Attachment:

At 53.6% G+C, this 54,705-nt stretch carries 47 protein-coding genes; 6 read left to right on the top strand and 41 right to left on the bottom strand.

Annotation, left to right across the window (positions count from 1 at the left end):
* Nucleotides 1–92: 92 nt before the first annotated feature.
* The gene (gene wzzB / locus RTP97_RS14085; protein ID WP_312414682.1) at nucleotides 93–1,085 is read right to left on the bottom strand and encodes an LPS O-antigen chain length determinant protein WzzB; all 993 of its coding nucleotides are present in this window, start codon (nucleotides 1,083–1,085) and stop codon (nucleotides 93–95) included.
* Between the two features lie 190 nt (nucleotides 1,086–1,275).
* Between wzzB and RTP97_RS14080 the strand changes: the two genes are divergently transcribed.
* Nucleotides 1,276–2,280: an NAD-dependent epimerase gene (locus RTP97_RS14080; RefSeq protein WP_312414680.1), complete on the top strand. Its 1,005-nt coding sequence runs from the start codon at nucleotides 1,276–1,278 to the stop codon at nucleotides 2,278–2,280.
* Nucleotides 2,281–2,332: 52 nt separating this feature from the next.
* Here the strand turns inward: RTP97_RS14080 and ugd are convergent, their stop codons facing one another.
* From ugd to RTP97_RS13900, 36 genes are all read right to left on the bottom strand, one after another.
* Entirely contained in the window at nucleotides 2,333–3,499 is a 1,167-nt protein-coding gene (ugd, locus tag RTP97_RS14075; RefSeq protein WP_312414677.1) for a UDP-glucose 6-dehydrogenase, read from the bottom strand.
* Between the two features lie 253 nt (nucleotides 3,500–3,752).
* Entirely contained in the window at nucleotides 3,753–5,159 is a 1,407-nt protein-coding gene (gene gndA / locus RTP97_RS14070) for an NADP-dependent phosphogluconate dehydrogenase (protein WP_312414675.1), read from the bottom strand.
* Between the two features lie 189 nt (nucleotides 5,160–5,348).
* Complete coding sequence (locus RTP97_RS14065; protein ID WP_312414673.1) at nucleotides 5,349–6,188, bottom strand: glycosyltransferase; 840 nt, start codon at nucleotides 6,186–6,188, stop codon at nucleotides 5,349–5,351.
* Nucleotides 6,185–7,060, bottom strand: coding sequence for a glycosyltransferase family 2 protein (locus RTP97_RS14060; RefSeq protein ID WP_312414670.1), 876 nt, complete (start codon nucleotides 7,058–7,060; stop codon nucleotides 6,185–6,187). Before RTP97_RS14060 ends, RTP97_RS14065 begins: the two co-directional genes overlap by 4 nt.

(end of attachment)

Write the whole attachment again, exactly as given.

At 53.6% G+C, this 54,705-nt stretch carries 47 protein-coding genes; 6 read left to right on the top strand and 41 right to left on the bottom strand.

Annotation, left to right across the window (positions count from 1 at the left end):
* Nucleotides 1–92: 92 nt before the first annotated feature.
* The gene (gene wzzB / locus RTP97_RS14085; protein ID WP_312414682.1) at nucleotides 93–1,085 is read right to left on the bottom strand and encodes an LPS O-antigen chain length determinant protein WzzB; all 993 of its coding nucleotides are present in this window, start codon (nucleotides 1,083–1,085) and stop codon (nucleotides 93–95) included.
* Between the two features lie 190 nt (nucleotides 1,086–1,275).
* Between wzzB and RTP97_RS14080 the strand changes: the two genes are divergently transcribed.
* Nucleotides 1,276–2,280: an NAD-dependent epimerase gene (locus RTP97_RS14080; RefSeq protein WP_312414680.1), complete on the top strand. Its 1,005-nt coding sequence runs from the start codon at nucleotides 1,276–1,278 to the stop codon at nucleotides 2,278–2,280.
* Nucleotides 2,281–2,332: 52 nt separating this feature from the next.
* Here the strand turns inward: RTP97_RS14080 and ugd are convergent, their stop codons facing one another.
* From ugd to RTP97_RS13900, 36 genes are all read right to left on the bottom strand, one after another.
* Entirely contained in the window at nucleotides 2,333–3,499 is a 1,167-nt protein-coding gene (ugd, locus tag RTP97_RS14075; RefSeq protein WP_312414677.1) for a UDP-glucose 6-dehydrogenase, read from the bottom strand.
* Between the two features lie 253 nt (nucleotides 3,500–3,752).
* Entirely contained in the window at nucleotides 3,753–5,159 is a 1,407-nt protein-coding gene (gene gndA / locus RTP97_RS14070) for an NADP-dependent phosphogluconate dehydrogenase (protein WP_312414675.1), read from the bottom strand.
* Between the two features lie 189 nt (nucleotides 5,160–5,348).
* Complete coding sequence (locus RTP97_RS14065; protein ID WP_312414673.1) at nucleotides 5,349–6,188, bottom strand: glycosyltransferase; 840 nt, start codon at nucleotides 6,186–6,188, stop codon at nucleotides 5,349–5,351.
* Nucleotides 6,185–7,060, bottom strand: coding sequence for a glycosyltransferase family 2 protein (locus RTP97_RS14060; RefSeq protein ID WP_312414670.1), 876 nt, complete (start codon nucleotides 7,058–7,060; stop codon nucleotides 6,185–6,187). Before RTP97_RS14060 ends, RTP97_RS14065 begins: the two co-directional genes overlap by 4 nt.